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AA MD-80 requiem - final 2019 routes and 4 Sep 2019 final flights

Old Jun 25, 2019, 10:38 am
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Last edit by: JDiver
AA McDonnell Douglas MD-80 “Super 80” (1983-2019)

“The McDonnell Douglas MD-80 is a series of twin-engine, short- to medium-range, single-aisle commercial jetliners. It was lengthened and updated from the DC-9. This series can seat from 130 to 172 passengers depending on variant and seating configuration.

American Airlines was the first US major carrier to order the MD-80 when it leased twenty 142-seat aircraft from McDonnell Douglas in October 1982 to replace its Boeing 727-100. It committed to 67 firm orders plus 100 options in March 1984, and in 2002 its fleet peaked at more than 360 aircraft, 30 % of the 1,191 produced.” AA used the “Super 80” name for this aircraft.

The first AA MD-80 was delivered in 1983, the last in 1999. (Wikipedia) The MD-80 was delivered with a standard tapered round fuselage tail cone, but it was found a “screwdriver” design somewhat similar to the Boeing 777 saved fuel. The “screwdriver” tail cone was applied to all AA MD-80s, and were fabricated by AA maintenance personnel at the Tulsa shop.

The last “Super 80s” operated by AA were TWA MD-83s built toward the end of the manufacturing run. “Their cockpits have digital engine instruments and dual flight management system (FMS) displays versus AA’s traditional ‘round dial’ presentation and lone GFMS keypad. The TWA computers’ formats and functionality are different from those of the single units—the Mac versus PC of the MD-80 world.” (Airways Magazine)

The last 23 “Mad Dogs” flew to a desert air park in Roswell, New Mexico, on 4 Sep 2019. One MD-80 remains at DFW Airport, to be used for future de-icing practice, and more will be donated to flight-training schools. (Bloomberg)

N984TW, a MD-83 assembled in 1999 (MSN 53634 / LN 2287), was the last MD-80 built (at the McDonnell Douglas plant at Long Beach / LGB, California, and was the last to be retired, flying AA 80 DFW-ORD before flying its final segment ORD-ROS. This aircraft is said to have “logged more than 61,000 hours in the air on 31,092 flights and is estimated to have carried more than 3.5 million passengers”.

Though wingtip devices and higher bypass ratio engines were proposed to create an “MD-80 Advanced”, there was never sufficient interest from the airlines to proceed with these advances. The 737’s GE CFM-56 engines offer 35% additional fuel savings per seat mile over the MD-80. An expensive to fulfill 2017 Airworthiness Directive governing the fuel pump system drove the nails into the coffin.

According to Airways Magazine,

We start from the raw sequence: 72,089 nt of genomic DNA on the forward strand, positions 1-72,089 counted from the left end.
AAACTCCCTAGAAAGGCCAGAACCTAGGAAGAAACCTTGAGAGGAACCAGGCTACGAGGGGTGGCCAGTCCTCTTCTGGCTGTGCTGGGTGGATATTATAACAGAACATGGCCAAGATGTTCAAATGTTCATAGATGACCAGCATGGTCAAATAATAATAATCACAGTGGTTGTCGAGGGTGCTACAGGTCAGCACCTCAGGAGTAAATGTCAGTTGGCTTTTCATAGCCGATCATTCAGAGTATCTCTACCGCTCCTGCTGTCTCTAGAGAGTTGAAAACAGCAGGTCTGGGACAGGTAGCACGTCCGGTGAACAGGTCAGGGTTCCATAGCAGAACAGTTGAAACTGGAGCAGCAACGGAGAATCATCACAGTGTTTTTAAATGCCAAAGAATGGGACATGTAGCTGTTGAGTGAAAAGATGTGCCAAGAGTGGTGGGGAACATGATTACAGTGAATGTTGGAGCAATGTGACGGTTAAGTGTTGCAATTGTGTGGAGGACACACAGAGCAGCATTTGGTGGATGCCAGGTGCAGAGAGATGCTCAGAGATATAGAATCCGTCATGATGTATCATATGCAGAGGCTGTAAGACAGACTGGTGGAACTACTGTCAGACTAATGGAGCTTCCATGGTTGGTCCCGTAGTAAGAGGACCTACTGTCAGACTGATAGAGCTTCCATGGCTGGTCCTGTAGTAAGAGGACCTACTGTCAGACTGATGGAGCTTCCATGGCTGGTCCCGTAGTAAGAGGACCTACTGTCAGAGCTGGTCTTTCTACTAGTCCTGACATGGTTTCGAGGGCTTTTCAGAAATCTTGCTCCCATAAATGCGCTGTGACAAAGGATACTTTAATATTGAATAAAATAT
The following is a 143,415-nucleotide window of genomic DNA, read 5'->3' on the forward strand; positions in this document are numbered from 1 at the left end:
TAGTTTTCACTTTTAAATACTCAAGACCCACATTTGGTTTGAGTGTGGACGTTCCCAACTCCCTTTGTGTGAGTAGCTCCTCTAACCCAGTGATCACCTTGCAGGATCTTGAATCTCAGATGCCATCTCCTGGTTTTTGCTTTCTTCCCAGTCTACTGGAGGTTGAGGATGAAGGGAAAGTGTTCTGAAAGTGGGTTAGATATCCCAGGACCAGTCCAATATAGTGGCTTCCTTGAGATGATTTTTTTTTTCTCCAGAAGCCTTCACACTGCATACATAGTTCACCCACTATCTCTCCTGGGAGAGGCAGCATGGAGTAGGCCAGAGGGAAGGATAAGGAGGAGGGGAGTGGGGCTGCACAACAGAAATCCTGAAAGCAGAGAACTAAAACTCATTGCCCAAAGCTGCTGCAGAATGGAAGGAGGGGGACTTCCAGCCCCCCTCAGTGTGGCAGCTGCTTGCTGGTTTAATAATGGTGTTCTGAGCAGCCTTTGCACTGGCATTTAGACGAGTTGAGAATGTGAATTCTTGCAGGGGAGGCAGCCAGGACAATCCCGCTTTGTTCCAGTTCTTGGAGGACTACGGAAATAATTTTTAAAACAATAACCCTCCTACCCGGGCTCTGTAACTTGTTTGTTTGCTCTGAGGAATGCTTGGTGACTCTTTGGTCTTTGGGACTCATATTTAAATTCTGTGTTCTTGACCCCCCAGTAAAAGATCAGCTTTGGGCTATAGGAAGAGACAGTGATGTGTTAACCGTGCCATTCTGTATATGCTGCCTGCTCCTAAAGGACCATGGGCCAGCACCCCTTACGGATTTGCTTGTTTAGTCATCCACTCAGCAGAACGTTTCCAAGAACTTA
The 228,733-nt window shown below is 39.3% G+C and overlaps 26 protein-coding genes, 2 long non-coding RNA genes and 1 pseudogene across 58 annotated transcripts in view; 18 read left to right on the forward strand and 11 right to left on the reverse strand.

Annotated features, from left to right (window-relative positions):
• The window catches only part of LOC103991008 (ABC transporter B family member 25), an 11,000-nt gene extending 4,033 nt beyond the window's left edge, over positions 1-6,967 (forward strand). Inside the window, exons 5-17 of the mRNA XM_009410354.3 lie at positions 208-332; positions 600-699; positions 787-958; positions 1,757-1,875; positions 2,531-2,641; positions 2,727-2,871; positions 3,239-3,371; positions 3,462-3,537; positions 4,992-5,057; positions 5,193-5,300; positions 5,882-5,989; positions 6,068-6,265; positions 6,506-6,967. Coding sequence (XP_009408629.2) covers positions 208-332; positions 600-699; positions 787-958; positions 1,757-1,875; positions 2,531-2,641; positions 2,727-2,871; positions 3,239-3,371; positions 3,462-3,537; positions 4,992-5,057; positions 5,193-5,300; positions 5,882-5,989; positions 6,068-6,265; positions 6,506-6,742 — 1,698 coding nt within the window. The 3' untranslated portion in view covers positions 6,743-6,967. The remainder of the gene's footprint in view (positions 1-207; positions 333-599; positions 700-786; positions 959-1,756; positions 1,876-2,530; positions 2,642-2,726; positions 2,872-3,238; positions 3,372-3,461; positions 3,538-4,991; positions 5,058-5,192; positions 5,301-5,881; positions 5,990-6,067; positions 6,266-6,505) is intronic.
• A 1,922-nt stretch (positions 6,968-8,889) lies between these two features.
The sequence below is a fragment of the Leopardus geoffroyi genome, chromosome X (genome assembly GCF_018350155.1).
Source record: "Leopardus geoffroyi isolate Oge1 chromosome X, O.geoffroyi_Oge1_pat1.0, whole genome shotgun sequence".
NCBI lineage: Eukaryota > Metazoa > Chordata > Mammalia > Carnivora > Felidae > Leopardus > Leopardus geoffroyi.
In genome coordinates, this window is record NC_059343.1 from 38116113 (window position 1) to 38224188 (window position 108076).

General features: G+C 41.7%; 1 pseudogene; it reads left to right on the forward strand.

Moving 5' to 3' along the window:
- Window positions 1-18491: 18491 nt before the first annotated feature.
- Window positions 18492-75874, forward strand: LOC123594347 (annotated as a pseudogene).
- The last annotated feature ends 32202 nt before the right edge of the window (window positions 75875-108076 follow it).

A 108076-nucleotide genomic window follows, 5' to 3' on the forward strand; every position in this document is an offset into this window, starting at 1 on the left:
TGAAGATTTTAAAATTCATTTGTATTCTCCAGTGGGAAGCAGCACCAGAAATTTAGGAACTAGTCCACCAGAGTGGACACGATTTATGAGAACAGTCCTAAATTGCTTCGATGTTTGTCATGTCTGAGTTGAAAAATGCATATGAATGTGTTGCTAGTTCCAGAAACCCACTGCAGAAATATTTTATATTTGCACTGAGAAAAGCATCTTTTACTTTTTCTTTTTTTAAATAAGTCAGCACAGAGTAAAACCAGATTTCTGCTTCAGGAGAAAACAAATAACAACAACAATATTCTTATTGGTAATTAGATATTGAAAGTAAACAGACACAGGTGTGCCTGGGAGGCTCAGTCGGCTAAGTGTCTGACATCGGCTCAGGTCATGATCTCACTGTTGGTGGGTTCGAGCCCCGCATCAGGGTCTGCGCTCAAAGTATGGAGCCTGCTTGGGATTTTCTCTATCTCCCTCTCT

“... the Chicago, St. Louis, and Los Angeles crew domiciles (closed, and) DFW will be the aircraft’s final hub because of its maintenance capabilities and proximity to Tulsa’s repair and overhaul station... The aircraft’s tenure will conclude in the way it started. Memphis, Houston, Kansas City, New Orleans, and other current MD-80 destinations mostly lay within a 500-mile radius of Dallas.”

The AA MD-80s were retired to ROW / Roswell International Air Center, Roswell, New Mexico (previously Walker Air Force Base / WAFB).

American Airlines MD-80s in their final 140 seat configuration:

16 First class seats, 38-40” pitch, 21” width (rows 3-6, the seats on the port / left side had slightly less seat pitch than the starboard side due to removal of a closet to install an extra seat pair.

35 Main Cabin Extra seats with 34” pitch, 17.4 - 17.8” width in 2 x 3 configuration in rows 7-11 and exit rows.

89 Main Cabin seats with 31” pitch, 17.4 - 17.8” width in 2 x 3 configuration.

The A-B overhead bins were small, and couldn’t accommodate rollaboards wheels first; these had to be stowed in the D-E-F side bins. MD-80 we’re equipped with full service galleys, WiFi, center overhead screens for IFE, cigar lighter type jacks providing 15 VDC. Onboard WiFi IFE streaming to passengers’ personal entertainment devices was added.

Many consider the MD-80 seats some of the most comfortable, as they were better padded than the newer generation of lightweight seats. The cabin was relatively quiet, with the air noise completely masking any engine noise in First. On the other hand, the offset rows 31 and 32 were very close to the aft-mounted engines and engine noise was very loud.

McDonnell Douglas MD-83 (DC-9-83)

The MD-83 is a longer-range version of the basic MD-81/82 with higher weights, more powerful engines, and increased fuel capacity.

Powerplant: Compared to earlier models, the MD-83 is equipped with slightly more powerful 21,000 lbf (93 kN)-thrust Pratt and Whitney JT8D-219s as standard.

Performance: The MD-83 features increased fuel capacity as standard (to 6,970 US gal (26,400 L)), which is carried in two 565 US gal (2,140 L) auxiliary tanks located fore and aft of the center section. The aircraft also has higher operating weights, with MTOW increased to 160,000 lb (73,000 kg) and MLW to 139,500 lb (63,300 kg).